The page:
Lyrical Ballads Vol II 1800

There was a Boy

 There was a Boy, ye knew him well, ye Cliffs
  And Islands of Winander! many a time,
  At evening, when the stars had just begun
  To move along the edges of the hills,
  Rising or setting, would he stand alone,
  Beneath the trees, or by the glimmering lake,
  And there, with fingers interwoven, both hands
  Press'd closely palm to palm and to his mouth
  Uplifted, he, as through an instrument,
  Blew mimic hootings to the silent owls
  That they might answer him. And they would shout
  Across the wat'ry vale and shout again
  Responsive to his call, with quivering peals,
  And long halloos, and screams, and echoes loud
  Redoubled and redoubled, a wild scene

  Of mirth and jocund din. And, when it chanced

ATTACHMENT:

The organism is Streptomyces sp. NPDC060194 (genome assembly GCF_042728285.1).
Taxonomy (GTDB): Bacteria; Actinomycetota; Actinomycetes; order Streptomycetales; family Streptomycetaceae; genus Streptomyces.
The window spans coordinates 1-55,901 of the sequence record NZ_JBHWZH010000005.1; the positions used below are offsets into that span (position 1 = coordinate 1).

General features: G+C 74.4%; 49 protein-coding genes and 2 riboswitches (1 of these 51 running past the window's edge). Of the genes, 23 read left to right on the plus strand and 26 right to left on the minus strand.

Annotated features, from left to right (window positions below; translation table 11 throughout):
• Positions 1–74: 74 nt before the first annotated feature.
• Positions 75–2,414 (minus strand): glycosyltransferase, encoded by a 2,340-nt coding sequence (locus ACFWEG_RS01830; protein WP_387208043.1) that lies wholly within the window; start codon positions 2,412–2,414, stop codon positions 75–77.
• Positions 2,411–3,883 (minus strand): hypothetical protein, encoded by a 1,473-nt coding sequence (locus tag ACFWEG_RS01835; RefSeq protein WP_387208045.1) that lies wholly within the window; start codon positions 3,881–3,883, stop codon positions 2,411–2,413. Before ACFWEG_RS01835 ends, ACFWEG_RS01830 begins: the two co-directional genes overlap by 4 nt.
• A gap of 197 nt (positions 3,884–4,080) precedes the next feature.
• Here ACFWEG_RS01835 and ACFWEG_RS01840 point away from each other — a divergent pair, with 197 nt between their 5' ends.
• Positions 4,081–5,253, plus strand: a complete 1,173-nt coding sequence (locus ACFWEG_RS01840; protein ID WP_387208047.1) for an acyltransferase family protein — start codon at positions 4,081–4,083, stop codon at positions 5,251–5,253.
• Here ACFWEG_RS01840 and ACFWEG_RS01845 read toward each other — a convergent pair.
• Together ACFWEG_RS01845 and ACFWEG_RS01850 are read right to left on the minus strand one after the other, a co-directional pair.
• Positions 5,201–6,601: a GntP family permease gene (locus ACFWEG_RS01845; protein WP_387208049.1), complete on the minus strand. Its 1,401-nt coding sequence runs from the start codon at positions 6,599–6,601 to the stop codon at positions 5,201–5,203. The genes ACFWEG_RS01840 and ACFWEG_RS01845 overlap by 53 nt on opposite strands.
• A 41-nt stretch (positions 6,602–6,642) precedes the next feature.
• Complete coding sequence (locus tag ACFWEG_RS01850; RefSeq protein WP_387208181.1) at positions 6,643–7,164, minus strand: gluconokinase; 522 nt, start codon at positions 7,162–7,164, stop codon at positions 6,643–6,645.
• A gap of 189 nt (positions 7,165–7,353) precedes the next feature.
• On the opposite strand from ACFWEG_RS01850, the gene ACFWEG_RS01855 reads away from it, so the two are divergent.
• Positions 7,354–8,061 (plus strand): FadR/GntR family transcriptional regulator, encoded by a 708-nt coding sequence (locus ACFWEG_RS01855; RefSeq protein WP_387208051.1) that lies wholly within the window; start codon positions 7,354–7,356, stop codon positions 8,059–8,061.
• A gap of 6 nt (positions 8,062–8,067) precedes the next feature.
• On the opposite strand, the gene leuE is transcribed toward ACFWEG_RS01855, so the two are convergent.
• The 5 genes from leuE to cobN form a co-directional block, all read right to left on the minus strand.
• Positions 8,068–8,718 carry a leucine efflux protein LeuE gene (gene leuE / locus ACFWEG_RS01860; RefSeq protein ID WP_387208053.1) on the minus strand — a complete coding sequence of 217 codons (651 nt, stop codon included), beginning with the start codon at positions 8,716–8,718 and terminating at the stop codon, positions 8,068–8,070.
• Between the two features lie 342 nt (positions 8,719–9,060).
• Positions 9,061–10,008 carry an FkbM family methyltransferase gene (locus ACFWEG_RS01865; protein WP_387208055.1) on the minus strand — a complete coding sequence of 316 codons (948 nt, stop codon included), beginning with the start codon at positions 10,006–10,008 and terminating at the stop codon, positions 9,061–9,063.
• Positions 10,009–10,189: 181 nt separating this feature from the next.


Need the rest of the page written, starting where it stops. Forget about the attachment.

That pauses of deep silence mock'd his skill,
  Then, sometimes, in that silence, while he hung
  Listening, a gentle shock of mild surprize
  Has carried far into his heart the voice
  Of mountain torrents, or the visible scene
  Would enter unawares into his mind
  With all its solemn imagery, its rocks,
  Its woods, and that uncertain heaven, receiv'd
  Into the bosom of the steady lake.

  Fair are the woods, and beauteous is the spot,
  The vale where he was born: the Church-yard hangs
  Upon a slope above the village school,
  And there along that bank when I have pass'd
  At evening, I believe, that near his grave
  A full half-hour together I have stood,
  Mute--for he died when he was ten years old.

 

 

 

 

 

 

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